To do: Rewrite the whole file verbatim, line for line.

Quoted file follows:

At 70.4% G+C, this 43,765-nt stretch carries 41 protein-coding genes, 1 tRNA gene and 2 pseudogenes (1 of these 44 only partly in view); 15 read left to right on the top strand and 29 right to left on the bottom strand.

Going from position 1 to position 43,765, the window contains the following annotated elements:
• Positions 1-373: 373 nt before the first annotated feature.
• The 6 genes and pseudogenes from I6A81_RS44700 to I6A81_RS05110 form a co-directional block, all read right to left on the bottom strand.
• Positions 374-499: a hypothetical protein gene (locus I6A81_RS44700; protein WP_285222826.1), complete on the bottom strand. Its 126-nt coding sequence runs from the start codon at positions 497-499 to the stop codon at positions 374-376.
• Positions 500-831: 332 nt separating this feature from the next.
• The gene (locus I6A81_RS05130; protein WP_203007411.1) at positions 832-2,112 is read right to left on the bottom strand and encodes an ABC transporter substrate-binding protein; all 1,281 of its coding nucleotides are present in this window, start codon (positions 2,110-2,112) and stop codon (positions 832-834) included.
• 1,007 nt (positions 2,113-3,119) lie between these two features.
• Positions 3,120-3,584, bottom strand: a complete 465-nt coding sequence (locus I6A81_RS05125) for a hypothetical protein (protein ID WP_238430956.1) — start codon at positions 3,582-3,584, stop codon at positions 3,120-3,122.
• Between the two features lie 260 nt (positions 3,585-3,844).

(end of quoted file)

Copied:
At 70.4% G+C, this 43,765-nt stretch carries 41 protein-coding genes, 1 tRNA gene and 2 pseudogenes (1 of these 44 only partly in view); 15 read left to right on the top strand and 29 right to left on the bottom strand.

Going from position 1 to position 43,765, the window contains the following annotated elements:
• Positions 1-373: 373 nt before the first annotated feature.
• The 6 genes and pseudogenes from I6A81_RS44700 to I6A81_RS05110 form a co-directional block, all read right to left on the bottom strand.
• Positions 374-499: a hypothetical protein gene (locus I6A81_RS44700; protein WP_285222826.1), complete on the bottom strand. Its 126-nt coding sequence runs from the start codon at positions 497-499 to the stop codon at positions 374-376.
• Positions 500-831: 332 nt separating this feature from the next.
• The gene (locus I6A81_RS05130; protein WP_203007411.1) at positions 832-2,112 is read right to left on the bottom strand and encodes an ABC transporter substrate-binding protein; all 1,281 of its coding nucleotides are present in this window, start codon (positions 2,110-2,112) and stop codon (positions 832-834) included.
• 1,007 nt (positions 2,113-3,119) lie between these two features.
• Positions 3,120-3,584, bottom strand: a complete 465-nt coding sequence (locus I6A81_RS05125) for a hypothetical protein (protein ID WP_238430956.1) — start codon at positions 3,582-3,584, stop codon at positions 3,120-3,122.
• Between the two features lie 260 nt (positions 3,585-3,844).